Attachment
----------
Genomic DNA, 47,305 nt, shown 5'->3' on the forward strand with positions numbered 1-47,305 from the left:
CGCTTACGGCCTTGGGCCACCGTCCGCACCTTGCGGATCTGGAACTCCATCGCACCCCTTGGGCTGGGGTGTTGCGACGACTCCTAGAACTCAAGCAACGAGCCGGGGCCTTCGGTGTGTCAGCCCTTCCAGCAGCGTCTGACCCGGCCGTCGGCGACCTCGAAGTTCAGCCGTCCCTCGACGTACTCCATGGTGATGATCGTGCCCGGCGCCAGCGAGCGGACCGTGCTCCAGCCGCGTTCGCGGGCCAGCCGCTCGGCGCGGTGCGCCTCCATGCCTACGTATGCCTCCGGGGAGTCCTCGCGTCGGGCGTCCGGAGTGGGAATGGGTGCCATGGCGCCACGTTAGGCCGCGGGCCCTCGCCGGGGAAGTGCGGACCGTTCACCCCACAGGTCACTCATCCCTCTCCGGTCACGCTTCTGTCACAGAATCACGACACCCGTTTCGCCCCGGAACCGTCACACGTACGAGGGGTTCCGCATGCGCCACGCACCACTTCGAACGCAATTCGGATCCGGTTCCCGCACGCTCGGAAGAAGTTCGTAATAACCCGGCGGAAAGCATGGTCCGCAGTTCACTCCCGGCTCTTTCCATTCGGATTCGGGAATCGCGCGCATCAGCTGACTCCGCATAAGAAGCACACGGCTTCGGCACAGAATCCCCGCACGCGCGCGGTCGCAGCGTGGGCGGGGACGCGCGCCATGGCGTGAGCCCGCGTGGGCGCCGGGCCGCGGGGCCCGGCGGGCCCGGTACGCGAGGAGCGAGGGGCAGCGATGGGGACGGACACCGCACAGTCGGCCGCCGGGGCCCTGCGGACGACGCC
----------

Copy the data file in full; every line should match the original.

Genomic DNA, 47,305 nt, shown 5'->3' on the forward strand with positions numbered 1-47,305 from the left:
CGCTTACGGCCTTGGGCCACCGTCCGCACCTTGCGGATCTGGAACTCCATCGCACCCCTTGGGCTGGGGTGTTGCGACGACTCCTAGAACTCAAGCAACGAGCCGGGGCCTTCGGTGTGTCAGCCCTTCCAGCAGCGTCTGACCCGGCCGTCGGCGACCTCGAAGTTCAGCCGTCCCTCGACGTACTCCATGGTGATGATCGTGCCCGGCGCCAGCGAGCGGACCGTGCTCCAGCCGCGTTCGCGGGCCAGCCGCTCGGCGCGGTGCGCCTCCATGCCTACGTATGCCTCCGGGGAGTCCTCGCGTCGGGCGTCCGGAGTGGGAATGGGTGCCATGGCGCCACGTTAGGCCGCGGGCCCTCGCCGGGGAAGTGCGGACCGTTCACCCCACAGGTCACTCATCCCTCTCCGGTCACGCTTCTGTCACAGAATCACGACACCCGTTTCGCCCCGGAACCGTCACACGTACGAGGGGTTCCGCATGCGCCACGCACCACTTCGAACGCAATTCGGATCCGGTTCCCGCACGCTCGGAAGAAGTTCGTAATAACCCGGCGGAAAGCATGGTCCGCAGTTCACTCCCGGCTCTTTCCATTCGGATTCGGGAATCGCGCGCATCAGCTGACTCCGCATAAGAAGCACACGGCTTCGGCACAGAATCCCCGCACGCGCGCGGTCGCAGCGTGGGCGGGGACGCGCGCCATGGCGTGAGCCCGCGTGGGCGCCGGGCCGCGGGGCCCGGCGGGCCCGGTACGCGAGGAGCGAGGGGCAGCGATGGGGACGGACACCGCACAGTCGGCCGCCGGGGCCCTGCGGACGACGCC